And the football stuff: Wyche was just south of Bill Walsh—one of his mentors—on the imagination scale. Wyche was Joe Montana’s first NFL position coach under Walsh with the Niners. By the time he got the Bengals’ head coaching job, in 1984, he was determined to do it his way. That included silly names for plays, and formations the players had never seen before. Like “Mantle” for a play that had a “61” in the long name.
“Sixty-one?” Esiason said.
“For Mickey Mantle and his 61-home-run season,” Wyche explained.
“Mickey never hit 61!” Esiason said. “That was Roger Maris!”
Wyche didn’t know that. “Keep it Mantle,” he said. “These guys won’t know Roger Maris.”
His way also included using something that no one did at the time except during two-minute drills: the no-huddle offense. In 1982, on the Niners’ staff, he saw what a weapon track star-turned-wideout Renaldo Nehemiah was on deep routes, and he thought, What if a speed guy like Nehemiah could tire out a secondary and a defense, and the offense went right to the line at the end of a play and prevented the defense from substituting? And when Wyche got the chance to run his own team, he eventually sprinkled it in, enraging the football establishment.
Along the way, he made enemies. He and then-Oilers coach Jerry Glanville had an intense rivalry that boiled over a few times. (Glanville believed football should be a smash-mouth slugfest; Wyche thought the game was ripe for trickery and innovation.) Wyche enraged the city of Cleveland when, after Cincinnati fans threw things on the field during a 1989 game, he said on the stadium PA: “You don’t live in Cleveland! You live in Cincinnati!” The league office repeatedly battled with Wyche, and nearly suspended him once, for his refusal to let female reporters in his locker room long after it had become common practice.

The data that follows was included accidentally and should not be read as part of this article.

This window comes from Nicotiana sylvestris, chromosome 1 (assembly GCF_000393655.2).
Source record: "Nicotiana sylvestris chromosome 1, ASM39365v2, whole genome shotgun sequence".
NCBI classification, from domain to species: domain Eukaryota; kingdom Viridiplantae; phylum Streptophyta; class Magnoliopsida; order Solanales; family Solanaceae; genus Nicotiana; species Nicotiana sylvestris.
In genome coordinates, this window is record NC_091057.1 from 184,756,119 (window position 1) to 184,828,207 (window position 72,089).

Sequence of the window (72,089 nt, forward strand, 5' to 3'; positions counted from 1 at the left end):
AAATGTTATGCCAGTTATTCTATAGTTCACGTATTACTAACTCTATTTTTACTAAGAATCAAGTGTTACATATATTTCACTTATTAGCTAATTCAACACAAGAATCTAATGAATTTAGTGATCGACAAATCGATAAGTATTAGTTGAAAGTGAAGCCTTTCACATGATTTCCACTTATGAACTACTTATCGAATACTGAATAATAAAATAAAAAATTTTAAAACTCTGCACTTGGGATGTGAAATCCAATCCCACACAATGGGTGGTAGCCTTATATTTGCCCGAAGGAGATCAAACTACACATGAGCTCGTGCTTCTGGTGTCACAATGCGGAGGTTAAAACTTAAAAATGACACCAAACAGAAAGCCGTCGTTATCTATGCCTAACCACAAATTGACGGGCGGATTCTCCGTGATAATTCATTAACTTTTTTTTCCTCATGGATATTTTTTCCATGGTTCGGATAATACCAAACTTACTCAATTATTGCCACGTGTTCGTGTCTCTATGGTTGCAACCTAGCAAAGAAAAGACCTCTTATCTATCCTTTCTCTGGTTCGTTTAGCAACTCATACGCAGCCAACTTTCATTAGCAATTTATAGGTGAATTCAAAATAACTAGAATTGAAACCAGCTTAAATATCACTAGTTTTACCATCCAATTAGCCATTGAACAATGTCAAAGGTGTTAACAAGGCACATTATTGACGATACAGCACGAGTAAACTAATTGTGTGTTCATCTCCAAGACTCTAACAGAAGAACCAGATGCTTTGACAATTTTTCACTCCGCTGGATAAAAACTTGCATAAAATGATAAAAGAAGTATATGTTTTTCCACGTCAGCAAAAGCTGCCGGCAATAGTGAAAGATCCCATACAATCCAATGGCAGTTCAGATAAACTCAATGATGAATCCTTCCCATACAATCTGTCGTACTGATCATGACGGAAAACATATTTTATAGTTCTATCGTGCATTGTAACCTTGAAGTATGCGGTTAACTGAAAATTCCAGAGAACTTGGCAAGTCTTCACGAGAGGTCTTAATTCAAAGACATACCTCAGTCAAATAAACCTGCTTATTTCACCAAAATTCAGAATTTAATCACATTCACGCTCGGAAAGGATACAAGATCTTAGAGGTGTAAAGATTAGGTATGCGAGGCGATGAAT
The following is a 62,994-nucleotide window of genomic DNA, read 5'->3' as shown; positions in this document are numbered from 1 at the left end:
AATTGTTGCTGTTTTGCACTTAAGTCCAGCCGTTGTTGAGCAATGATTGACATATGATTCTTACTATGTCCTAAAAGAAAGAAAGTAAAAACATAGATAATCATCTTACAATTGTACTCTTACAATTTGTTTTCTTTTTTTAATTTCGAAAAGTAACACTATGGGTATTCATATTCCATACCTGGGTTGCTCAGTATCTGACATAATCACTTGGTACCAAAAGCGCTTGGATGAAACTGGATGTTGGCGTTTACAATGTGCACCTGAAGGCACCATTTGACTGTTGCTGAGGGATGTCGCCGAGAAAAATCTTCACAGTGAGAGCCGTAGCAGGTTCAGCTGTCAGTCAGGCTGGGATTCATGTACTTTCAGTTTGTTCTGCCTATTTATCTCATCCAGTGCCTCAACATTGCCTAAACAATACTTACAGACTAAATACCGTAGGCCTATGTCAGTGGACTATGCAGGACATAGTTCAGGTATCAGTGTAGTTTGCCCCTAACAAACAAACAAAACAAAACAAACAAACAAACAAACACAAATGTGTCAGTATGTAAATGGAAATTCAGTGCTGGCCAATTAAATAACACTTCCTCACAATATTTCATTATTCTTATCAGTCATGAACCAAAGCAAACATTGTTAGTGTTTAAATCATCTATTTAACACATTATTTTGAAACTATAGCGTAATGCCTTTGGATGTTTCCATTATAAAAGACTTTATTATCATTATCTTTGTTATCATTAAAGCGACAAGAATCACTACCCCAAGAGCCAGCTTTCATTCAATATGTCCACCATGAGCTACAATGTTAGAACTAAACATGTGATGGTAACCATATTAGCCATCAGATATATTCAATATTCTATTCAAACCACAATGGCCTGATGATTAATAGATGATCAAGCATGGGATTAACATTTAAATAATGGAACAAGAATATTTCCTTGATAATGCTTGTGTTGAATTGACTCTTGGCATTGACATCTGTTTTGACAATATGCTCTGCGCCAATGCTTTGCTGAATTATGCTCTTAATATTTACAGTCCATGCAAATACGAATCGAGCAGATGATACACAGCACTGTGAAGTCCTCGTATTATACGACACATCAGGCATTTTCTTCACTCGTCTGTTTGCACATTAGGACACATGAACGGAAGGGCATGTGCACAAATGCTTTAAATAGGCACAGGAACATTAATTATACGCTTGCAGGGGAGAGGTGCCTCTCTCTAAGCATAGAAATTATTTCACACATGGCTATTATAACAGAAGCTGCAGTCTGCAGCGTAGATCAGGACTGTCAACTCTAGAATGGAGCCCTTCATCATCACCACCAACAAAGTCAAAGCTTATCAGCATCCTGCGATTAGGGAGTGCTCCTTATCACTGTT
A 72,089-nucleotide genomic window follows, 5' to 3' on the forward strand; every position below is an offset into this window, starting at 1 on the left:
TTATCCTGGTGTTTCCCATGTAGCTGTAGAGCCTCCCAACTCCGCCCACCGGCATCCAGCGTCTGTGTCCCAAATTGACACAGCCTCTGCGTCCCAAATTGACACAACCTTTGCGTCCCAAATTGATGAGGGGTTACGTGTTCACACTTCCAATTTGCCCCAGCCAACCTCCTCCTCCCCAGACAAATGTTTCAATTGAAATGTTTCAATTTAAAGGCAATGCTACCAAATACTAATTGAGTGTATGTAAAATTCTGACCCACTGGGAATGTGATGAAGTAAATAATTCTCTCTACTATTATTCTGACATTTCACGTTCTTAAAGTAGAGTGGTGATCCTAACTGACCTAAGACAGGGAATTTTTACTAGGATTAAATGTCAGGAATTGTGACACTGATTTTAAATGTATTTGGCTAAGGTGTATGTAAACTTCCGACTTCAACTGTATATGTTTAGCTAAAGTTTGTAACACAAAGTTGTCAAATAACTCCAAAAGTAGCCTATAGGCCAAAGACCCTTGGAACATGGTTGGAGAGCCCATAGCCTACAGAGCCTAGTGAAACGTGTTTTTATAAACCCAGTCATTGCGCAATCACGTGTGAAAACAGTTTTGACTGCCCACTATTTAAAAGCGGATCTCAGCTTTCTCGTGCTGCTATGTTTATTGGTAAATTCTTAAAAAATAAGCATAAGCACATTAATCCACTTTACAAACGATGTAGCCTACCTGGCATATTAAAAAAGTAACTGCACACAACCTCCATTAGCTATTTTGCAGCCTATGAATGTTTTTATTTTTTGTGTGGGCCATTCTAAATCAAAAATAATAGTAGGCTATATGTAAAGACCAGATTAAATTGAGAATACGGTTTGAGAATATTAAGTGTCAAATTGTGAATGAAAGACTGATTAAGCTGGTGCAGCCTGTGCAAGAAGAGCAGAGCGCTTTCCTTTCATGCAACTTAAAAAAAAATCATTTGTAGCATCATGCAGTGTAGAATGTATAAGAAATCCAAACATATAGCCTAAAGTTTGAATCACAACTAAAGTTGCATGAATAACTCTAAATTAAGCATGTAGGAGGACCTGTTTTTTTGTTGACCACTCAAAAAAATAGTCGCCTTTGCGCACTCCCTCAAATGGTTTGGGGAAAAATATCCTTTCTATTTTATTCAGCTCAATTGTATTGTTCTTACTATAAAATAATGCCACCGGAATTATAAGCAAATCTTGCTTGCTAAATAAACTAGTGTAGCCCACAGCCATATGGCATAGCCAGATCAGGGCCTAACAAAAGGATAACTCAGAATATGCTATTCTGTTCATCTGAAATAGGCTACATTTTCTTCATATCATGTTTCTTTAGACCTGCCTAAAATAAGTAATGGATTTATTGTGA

On the field, in the 1988 playoffs, Seattle defensive players faked injuries when the Bengals went no-huddle. And in the AFC title game, against Buffalo, Wyche got word (you’ve got to hear his full explanation in the podcast) that the league, angry that the no-huddle was making a mockery of the game, would call unsportsmanlike conduct if the Bengals used it in the game. There was nothing in the rules against it, but it looked so different. Wyche held his ground, claiming the league couldn’t change the rules right before the conference championship game. The Bengals used it, they didn’t get flagged, and won.
“I love Sam,” Boomer Esiason, his quarterback, said last week. “Sam and the coaches were the architects; I was the general contractor. I had to make things work on the field, and it wasn’t always easy. But we loved it! It was new; it was exciting; it was different. Sam made us feel like rebels. For five or six years, we were as unpredictable as any team ever in the NFL.”
One last football point: The Bengals and Steelers had an intense rivalry in those days. (Still do.) Wyche’s flair, one Steelers coach once said, made Chuck Noll’s blood boil. In Michael MacCambridge’s excellent book, Chuck Noll: His Life’s Work, the author says Noll called Wyche “Harry High School” and found the no-huddle “a borderline dishonest way to run a football team.”
In his garage last week, I asked Wyche about the rivalry and Noll’s seeming disdain—Noll wouldn’t shake hands after some of their games, though Wyche made the effort. Wyche never felt the frigid air between them. There was this story: “After I left Cincinnati and went to coach Tampa Bay,” Wyche said, “there was an NFL meeting in Hawaii, and I found myself with Chuck, of all places, on the beach taking a walk. He had one of these new things, an underwater camera, that he was excited about. Chuck was interested in so many different things. So we’re walking along, and he said to me, ‘Sam, did you know you’re the only active coach to have a winning record against me? You’re 10-6.’ ”
Wyche told me he didn’t know that. “I said to Chuck, ‘I just remember the losses.’”
Every coach remembers the losses. Esiason says young people today should understand a few things about a coach they may only vaguely know, if at all. “If I’m talking to a 35-year-old fan today, or younger, and they don’t really know Sam Wyche, what I’d tell them is: Sam was aggressive, he went against the grain, and he won. He got us to the Super Bowl. He was out of the box. That’s what I’d want in my coach.”
* * *